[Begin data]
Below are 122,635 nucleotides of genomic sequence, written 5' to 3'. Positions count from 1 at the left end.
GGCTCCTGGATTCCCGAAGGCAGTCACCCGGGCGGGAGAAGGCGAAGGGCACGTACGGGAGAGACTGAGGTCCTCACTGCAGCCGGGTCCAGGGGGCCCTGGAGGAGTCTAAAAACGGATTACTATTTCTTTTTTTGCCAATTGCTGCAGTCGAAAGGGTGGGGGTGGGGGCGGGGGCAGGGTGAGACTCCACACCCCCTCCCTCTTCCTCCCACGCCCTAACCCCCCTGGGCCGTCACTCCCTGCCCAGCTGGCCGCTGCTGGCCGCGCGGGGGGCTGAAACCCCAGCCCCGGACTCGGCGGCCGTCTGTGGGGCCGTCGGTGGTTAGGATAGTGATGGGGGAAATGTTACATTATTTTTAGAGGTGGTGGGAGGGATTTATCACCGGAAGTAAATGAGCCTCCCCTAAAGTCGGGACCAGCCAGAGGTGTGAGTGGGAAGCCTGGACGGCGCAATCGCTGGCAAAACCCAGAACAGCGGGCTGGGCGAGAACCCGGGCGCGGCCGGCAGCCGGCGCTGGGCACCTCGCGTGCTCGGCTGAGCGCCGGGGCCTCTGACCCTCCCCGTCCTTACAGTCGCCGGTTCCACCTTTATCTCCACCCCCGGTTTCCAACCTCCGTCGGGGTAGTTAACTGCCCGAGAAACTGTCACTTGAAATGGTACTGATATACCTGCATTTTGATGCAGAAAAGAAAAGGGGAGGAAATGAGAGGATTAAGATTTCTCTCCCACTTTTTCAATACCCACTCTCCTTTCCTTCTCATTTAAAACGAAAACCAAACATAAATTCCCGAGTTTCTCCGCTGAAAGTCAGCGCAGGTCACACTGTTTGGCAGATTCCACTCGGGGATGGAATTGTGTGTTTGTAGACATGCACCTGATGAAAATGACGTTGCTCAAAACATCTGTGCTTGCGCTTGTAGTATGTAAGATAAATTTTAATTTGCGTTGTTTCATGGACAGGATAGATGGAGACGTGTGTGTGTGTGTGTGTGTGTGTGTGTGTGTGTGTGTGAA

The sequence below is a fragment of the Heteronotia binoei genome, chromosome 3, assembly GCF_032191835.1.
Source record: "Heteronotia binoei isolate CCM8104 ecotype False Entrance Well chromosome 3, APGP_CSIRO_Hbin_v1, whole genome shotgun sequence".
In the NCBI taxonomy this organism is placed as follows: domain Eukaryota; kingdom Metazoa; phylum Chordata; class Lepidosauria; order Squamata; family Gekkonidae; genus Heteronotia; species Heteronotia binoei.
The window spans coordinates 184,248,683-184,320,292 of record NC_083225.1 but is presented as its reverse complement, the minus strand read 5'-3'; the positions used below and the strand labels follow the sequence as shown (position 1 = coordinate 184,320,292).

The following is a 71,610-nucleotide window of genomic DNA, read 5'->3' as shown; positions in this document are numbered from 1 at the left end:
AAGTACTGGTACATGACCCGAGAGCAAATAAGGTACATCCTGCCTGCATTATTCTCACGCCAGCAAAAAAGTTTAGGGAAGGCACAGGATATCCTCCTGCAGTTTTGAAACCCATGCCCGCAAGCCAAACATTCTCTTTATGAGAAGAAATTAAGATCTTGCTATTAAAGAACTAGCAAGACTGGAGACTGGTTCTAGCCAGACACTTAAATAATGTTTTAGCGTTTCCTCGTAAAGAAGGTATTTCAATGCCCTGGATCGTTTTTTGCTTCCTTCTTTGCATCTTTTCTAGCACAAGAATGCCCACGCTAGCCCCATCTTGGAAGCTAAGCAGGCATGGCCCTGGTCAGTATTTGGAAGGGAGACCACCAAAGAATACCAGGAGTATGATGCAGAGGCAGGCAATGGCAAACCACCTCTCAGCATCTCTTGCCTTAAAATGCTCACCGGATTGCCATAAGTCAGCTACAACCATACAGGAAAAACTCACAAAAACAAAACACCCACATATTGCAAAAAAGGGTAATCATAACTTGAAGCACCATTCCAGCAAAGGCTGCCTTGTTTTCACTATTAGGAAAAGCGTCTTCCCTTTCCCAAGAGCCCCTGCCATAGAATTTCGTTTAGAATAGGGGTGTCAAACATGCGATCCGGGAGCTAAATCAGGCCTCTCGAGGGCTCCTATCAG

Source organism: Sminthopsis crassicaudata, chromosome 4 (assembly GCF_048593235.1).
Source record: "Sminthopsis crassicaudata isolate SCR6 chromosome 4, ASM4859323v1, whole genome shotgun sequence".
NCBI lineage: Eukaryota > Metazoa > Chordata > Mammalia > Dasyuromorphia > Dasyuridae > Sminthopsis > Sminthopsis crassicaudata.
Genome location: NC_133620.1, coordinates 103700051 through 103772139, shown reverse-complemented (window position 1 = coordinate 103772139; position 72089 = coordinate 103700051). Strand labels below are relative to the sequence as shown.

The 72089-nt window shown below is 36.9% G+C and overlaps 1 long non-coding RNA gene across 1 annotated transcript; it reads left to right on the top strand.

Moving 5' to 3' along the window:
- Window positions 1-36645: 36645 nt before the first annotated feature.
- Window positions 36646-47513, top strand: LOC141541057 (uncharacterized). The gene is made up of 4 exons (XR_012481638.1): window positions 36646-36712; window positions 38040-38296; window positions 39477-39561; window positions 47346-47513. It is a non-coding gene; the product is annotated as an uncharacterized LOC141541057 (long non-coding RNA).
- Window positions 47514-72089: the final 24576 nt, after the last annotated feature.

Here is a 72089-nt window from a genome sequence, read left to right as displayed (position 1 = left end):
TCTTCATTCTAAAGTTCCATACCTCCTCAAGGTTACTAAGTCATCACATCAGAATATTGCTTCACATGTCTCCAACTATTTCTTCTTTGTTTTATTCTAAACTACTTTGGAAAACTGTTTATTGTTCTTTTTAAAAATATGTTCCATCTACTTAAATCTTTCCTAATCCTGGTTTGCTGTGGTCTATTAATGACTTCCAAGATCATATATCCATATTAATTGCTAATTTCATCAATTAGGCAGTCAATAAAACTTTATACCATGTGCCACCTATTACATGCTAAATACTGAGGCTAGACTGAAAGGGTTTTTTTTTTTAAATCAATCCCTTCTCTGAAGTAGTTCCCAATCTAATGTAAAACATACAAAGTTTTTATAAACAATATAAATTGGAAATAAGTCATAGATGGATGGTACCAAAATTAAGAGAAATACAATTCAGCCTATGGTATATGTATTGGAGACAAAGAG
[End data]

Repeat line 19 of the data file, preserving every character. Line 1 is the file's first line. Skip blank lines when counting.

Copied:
TCTTCATTCTAAAGTTCCATACCTCCTCAAGGTTACTAAGTCATCACATCAGAATATTGCTTCACATGTCTCCAACTATTTCTTCTTTGTTTTATTCTAAACTACTTTGGAAAACTGTTTATTGTTCTTTTTAAAAATATGTTCCATCTACTTAAATCTTTCCTAATCCTGGTTTGCTGTGGTCTATTAATGACTTCCAAGATCATATATCCATATTAATTGCTAATTTCATCAATTAGGCAGTCAATAAAACTTTATACCATGTGCCACCTATTACATGCTAAATACTGAGGCTAGACTGAAAGGGTTTTTTTTTTTAAATCAATCCCTTCTCTGAAGTAGTTCCCAATCTAATGTAAAACATACAAAGTTTTTATAAACAATATAAATTGGAAATAAGTCATAGATGGATGGTACCAAAATTAAGAGAAATACAATTCAGCCTATGGTATATGTATTGGAGACAAAGAG